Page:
Next on the list are real estate investment trusts. Like MLPs, REITs are special entities that get preferential tax treatment. REITs avoid corporate-level taxation if they distribute at least 90% of their earnings. The dividends are taxable, and REITs can be held in an IRA account with no tax complications.
There are two types of REITs — mortgage REITs, which buy mortgage securities and related derivatives, and equity REITS, which buy real property ranging from apartments to warehouses and everything in between. I currently invest in both, but for long-term retirement funds I limit myself to equity REITs. Because of their high sensitivity to interest rates movements, I consider mortgage REITs highly speculative and appropriate only for more aggressive strategies.
What makes real estate such an excellent retirement holding? To start, it has a built-in inflation hedge. Assuming they are purchased at reasonable prices and in stable locations, a diversified portfolio of properties should, at a minimum, see their values rise with the overall price level. The same is true of rental income — it’s not often that landlords lower your rent.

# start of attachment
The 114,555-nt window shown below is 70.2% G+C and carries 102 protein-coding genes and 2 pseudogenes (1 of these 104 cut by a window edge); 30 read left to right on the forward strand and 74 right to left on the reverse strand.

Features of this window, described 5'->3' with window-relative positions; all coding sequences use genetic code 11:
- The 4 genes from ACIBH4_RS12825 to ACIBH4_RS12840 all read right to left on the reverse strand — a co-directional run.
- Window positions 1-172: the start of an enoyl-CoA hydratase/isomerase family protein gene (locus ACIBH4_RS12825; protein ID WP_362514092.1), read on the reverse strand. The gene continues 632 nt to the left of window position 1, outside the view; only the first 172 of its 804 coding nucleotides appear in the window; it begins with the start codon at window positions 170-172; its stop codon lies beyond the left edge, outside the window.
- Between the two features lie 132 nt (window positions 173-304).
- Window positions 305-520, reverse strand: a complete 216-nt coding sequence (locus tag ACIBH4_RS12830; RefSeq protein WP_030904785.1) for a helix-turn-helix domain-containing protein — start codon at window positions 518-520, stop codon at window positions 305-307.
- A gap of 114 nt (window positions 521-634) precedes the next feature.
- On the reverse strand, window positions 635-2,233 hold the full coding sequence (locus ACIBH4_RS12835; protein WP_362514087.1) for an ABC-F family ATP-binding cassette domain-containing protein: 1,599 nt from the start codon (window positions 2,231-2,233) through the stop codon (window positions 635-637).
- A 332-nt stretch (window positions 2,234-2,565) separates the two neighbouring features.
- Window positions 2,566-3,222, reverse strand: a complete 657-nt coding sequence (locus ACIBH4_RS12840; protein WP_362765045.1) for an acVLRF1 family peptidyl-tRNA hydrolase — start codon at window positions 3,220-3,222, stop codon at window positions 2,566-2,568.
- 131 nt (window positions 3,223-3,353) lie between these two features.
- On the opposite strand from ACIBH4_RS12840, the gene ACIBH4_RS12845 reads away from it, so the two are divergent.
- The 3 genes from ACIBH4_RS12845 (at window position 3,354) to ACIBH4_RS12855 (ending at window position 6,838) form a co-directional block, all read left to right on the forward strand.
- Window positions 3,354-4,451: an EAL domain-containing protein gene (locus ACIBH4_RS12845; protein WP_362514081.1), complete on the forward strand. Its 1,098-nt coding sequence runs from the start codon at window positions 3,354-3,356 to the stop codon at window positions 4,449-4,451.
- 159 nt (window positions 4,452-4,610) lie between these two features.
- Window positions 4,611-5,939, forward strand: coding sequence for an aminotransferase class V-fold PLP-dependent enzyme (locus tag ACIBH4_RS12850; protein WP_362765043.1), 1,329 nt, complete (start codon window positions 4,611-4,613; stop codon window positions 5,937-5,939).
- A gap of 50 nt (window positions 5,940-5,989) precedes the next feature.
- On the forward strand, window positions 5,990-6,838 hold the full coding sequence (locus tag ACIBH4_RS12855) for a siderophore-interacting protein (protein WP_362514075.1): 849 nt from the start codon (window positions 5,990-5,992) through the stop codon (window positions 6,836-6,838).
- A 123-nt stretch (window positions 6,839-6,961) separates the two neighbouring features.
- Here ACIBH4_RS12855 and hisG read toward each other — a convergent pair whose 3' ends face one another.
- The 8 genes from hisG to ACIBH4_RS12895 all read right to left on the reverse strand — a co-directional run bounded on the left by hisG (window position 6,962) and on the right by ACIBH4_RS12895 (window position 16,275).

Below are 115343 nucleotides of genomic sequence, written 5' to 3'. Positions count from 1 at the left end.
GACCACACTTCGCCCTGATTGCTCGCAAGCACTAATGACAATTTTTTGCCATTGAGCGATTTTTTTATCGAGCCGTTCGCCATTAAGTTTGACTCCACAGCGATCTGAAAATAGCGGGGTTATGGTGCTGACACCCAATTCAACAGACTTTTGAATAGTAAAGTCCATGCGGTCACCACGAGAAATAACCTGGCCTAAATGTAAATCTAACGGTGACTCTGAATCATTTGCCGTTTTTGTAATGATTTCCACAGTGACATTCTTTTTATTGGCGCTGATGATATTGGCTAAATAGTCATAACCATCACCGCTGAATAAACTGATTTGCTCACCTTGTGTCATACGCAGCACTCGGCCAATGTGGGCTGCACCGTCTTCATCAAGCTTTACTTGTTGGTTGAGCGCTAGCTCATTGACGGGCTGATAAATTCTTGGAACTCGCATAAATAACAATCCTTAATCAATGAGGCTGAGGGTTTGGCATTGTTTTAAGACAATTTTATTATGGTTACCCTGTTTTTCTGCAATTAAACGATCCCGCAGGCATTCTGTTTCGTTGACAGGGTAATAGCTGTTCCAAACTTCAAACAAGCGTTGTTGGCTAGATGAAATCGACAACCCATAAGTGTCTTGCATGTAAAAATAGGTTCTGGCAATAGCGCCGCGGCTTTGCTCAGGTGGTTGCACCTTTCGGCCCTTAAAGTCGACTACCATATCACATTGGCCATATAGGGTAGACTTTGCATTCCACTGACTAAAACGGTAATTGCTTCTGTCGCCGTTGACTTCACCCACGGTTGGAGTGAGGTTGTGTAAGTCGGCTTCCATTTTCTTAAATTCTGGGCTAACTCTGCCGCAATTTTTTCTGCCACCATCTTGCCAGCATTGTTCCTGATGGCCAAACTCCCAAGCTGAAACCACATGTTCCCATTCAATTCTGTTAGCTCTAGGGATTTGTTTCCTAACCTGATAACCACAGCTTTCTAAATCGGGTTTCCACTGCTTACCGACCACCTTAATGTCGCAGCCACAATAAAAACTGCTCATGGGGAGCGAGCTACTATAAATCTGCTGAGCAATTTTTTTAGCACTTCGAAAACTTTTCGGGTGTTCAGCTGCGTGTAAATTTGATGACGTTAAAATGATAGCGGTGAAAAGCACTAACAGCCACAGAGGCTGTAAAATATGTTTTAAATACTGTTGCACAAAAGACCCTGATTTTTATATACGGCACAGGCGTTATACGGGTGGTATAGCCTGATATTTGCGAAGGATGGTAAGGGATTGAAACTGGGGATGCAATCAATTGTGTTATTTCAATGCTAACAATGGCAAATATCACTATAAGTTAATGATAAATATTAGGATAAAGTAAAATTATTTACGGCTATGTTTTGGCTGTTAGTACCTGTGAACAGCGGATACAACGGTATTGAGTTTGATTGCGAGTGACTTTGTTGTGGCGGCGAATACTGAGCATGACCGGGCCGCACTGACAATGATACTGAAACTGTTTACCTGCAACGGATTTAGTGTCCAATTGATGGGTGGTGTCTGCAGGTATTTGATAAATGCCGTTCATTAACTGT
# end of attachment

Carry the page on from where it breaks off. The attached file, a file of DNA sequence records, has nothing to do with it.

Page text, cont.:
Although I use them in certain ETF-only accounts I manage, I’m not the biggest fan of REIT ETFs because they tend to overweight a small handful of REITs that I do not consider particularly attractive.
Where possible, I prefer to buy individual REITs. And in long-term retirement accounts, I’m particularly fond of REITs that specialize in free-standing triple-net-lease properties — things like grocery stores and pharmacies. Two that I own personally — and hope to own for the rest of my life — are Realty Income (O) and National Retail Properties (NNN). Both have a long history of raising their dividends, and both skated through the 2008 meltdown with relatively minor scratches.